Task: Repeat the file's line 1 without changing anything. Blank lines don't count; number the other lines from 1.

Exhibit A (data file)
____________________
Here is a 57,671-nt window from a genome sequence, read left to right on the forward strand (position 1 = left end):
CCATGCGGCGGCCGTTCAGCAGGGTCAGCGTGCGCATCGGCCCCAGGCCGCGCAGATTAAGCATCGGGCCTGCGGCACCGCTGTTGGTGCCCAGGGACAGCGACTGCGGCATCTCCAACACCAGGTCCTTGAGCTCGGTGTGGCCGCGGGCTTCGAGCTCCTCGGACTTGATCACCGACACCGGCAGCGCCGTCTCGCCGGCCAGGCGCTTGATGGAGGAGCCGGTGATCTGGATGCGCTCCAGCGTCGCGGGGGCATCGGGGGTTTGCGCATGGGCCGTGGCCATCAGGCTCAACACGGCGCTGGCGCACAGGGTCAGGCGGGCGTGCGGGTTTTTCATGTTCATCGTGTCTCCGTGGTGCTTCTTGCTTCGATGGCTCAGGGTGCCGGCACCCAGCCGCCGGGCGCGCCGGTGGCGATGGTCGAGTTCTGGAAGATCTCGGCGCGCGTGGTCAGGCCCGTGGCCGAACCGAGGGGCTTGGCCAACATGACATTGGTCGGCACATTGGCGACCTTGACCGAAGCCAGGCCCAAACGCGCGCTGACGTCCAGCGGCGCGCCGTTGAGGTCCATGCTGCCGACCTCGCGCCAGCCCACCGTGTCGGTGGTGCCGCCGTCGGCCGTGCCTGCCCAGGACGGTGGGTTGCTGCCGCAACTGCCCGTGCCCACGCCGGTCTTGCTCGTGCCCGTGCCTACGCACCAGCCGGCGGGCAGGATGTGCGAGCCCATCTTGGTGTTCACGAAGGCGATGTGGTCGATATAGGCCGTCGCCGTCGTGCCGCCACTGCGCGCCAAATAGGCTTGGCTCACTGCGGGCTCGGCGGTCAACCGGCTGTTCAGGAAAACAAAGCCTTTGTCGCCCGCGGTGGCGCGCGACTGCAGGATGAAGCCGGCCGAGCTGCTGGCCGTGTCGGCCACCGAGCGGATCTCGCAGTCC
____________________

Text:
Here is a 57,671-nt window from a genome sequence, read left to right on the forward strand (position 1 = left end):